The underlying problem is that with a two-year old, in a certain sense, nothing works! More accurately, it is that with toddlers, no matter what the method of correction, on average, the cycle of misbehavior and correction takes a huge number of repetitions. This also applies to spanking. But spankers have an advantage. After the third or fourth repetition of the crime, they do not give up and conclude that they need to try something else, like explaining and diverting. Spanking parents are prepared to spank over and over again until the child learns what to do or not do. But when parents use so-called alternatives, after the typical repetitions of the misbehavior, they turn to spanking. The result is the infamous statistic "94% of parents spank toddlers." We have had 40 years of the "avoid it if you can" message. It is a demonstrated failure for parents of toddlers. We need to move to a policy of advising parents to never spank.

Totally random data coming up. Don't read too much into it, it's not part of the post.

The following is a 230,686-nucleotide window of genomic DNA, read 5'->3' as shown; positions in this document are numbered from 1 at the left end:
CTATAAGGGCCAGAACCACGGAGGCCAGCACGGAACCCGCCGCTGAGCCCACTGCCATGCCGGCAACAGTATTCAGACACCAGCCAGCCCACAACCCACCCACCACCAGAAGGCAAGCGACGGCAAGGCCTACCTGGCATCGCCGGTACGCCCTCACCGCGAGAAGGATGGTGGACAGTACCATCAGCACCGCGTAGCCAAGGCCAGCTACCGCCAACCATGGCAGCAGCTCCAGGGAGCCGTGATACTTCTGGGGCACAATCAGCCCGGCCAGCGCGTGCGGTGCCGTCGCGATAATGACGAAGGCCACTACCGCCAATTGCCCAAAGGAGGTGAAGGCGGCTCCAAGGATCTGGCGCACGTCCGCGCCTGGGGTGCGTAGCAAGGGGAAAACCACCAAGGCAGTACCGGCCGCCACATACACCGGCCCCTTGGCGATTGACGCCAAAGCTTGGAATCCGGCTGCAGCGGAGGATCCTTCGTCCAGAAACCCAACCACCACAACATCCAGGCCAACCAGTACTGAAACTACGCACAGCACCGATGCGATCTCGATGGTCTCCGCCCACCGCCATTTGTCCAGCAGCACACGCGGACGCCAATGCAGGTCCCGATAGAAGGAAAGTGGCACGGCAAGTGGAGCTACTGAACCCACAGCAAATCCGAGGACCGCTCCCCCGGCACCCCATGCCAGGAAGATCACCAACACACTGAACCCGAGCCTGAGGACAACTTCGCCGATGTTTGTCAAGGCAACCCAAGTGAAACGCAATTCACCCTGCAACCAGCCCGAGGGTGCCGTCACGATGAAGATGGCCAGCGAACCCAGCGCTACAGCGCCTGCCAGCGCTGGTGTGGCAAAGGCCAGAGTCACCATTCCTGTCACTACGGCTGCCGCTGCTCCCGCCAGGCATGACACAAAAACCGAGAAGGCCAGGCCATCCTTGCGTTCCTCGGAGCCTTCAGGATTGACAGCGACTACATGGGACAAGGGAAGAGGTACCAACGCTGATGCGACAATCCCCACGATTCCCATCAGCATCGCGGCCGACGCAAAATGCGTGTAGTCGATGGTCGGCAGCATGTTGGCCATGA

The belief that CP is harmless if done "in moderation" is deeply embedded in American culture and in the American psyche. It results in "selective inattention" (Dexter, 1958) to the scientific evidence demonstrating that these beliefs are false. It is not just the public and politicians who ignore the evidence. It is also researchers, parent educators, pediatricians, and child psychologists. This is illustrated by a 1999 special topic issue on prevention of child abuse of the journal Child Abuse and Neglect. CP was not even mentioned. In 2004 the Journal of Interpersonal Violence also published a special topic issue on prevention, and again not a word on CP. I reviewed child development textbooks published over three decades - ten each in the 1980's, 1990's and since 2000 (Straus & Stewart, 1999). None advised never spanking. Unless groups such as the readers of this article embrace a never-spank position, the prospects of ending CP in the next decade, or perhaps even in the next generation, are not good.
Paradox 3: Ending a Risk Factor with a Very Low Effect Size Can Make a Major Contribution to Ending Physical Abuse